Entering the third week of sheltering from the world, I’ve fallen into a new rhythm of day to day life, one that is much more slow.
While things in our world are moving very fast, they are also very slow at the same time. Work is face paced, keeping up with new information is a new area of study, and buying goods is a micro odyssey. A lot of energy is required. But at home, the pace of life has slowed. As most of society has shut down, small things have become a refuge, like meals, a cup of tea, talking to a friend and, yes, even cleaning.
There’s a TV show I watched this week that speaks to this time: Joe Pera Talks with You. It’s the quirky comedy that chronicles about a middle school choral teacher in Michigan’s Upper Penisula. At first watch, it appears to be the soul of a 70-year-old man inside the body of a 30-year-old going through the mundaneness of daily life, but it really is a celebration of those simple things that are now taken away from us. Oh, and it’s hilarious.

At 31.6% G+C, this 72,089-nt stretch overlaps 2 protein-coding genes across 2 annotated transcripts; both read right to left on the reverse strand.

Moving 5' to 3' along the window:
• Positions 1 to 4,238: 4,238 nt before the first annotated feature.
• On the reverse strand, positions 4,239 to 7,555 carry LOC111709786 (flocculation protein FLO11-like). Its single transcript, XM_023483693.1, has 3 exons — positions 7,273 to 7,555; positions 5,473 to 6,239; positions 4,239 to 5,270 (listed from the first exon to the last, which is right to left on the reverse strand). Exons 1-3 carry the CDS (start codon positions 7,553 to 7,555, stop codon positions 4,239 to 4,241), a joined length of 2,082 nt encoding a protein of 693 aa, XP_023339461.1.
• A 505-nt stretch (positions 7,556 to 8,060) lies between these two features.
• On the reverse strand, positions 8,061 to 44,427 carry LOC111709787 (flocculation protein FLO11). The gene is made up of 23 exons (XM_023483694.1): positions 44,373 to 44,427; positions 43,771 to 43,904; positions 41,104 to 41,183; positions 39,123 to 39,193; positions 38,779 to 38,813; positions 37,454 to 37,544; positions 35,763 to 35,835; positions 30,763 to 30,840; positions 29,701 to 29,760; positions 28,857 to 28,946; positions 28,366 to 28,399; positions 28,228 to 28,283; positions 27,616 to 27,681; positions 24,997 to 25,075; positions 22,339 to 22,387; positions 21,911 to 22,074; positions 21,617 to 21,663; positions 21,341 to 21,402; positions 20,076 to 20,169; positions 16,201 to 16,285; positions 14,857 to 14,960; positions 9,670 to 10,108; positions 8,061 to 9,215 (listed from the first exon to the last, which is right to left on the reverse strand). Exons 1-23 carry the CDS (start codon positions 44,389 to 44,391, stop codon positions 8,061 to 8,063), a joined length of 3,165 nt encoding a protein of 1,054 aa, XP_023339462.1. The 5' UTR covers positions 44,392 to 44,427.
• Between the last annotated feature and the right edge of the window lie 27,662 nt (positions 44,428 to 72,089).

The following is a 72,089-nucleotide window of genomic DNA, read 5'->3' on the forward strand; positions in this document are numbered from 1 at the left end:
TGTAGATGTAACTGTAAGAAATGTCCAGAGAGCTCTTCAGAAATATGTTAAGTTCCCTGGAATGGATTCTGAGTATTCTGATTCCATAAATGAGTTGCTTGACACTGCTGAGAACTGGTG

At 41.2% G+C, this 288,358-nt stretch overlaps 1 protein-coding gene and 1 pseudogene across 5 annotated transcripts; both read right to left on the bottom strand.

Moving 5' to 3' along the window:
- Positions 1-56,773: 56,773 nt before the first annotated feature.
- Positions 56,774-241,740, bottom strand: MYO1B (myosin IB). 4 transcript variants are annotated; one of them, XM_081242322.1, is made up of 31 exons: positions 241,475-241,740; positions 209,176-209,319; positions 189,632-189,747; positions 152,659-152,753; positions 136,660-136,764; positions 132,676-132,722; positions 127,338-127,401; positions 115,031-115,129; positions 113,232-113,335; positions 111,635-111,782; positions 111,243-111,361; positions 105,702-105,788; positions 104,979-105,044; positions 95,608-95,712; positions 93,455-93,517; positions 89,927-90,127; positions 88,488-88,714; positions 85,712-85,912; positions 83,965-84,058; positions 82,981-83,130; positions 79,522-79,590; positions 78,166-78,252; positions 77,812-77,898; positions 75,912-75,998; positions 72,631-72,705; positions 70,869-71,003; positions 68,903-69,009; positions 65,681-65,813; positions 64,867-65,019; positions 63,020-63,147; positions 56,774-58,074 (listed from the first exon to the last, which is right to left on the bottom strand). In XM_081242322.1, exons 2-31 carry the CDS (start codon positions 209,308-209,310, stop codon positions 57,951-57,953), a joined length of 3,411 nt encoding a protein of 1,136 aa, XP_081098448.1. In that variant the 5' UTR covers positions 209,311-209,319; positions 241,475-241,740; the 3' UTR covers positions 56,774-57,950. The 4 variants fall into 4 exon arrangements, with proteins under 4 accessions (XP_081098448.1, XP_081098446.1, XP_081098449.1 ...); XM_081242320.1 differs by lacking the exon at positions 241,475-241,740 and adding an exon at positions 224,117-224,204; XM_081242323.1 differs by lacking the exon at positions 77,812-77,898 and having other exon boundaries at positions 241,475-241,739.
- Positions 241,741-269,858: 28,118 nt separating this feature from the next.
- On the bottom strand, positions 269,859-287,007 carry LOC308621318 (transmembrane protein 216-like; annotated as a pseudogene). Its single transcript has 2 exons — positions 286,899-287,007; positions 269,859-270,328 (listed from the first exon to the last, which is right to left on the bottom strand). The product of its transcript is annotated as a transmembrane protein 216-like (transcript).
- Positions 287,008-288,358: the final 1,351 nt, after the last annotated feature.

As my habits in quarantine have become those of an old man, this show has become much more relevant and relatable.
A Saturday morning breakfast, a relaxing trip to the grocery store visiting friends and family for a cook out — all things that became routine and then for granted but we so desire now. The way Joe talks to you about them are soothing. As we’re looking at the world through a different lens, his perspective is, frankly, inspiring. While each episode is only about 12 minutes, they feel like a full half an hour, a statement of the peace we can find in these things. Time has a different meaning now.
Much of Joe Pera Talks with You celebrates what we can’t do right now, it also highlights things we can do: staying up all night watching internet videos, going for a hike, reading what peaks our interest, lots of reading.
The things he gets excited about are things I am excited to experience again. A story of a simple man with simple pleasures all of the sudden becomes something like an aspiration.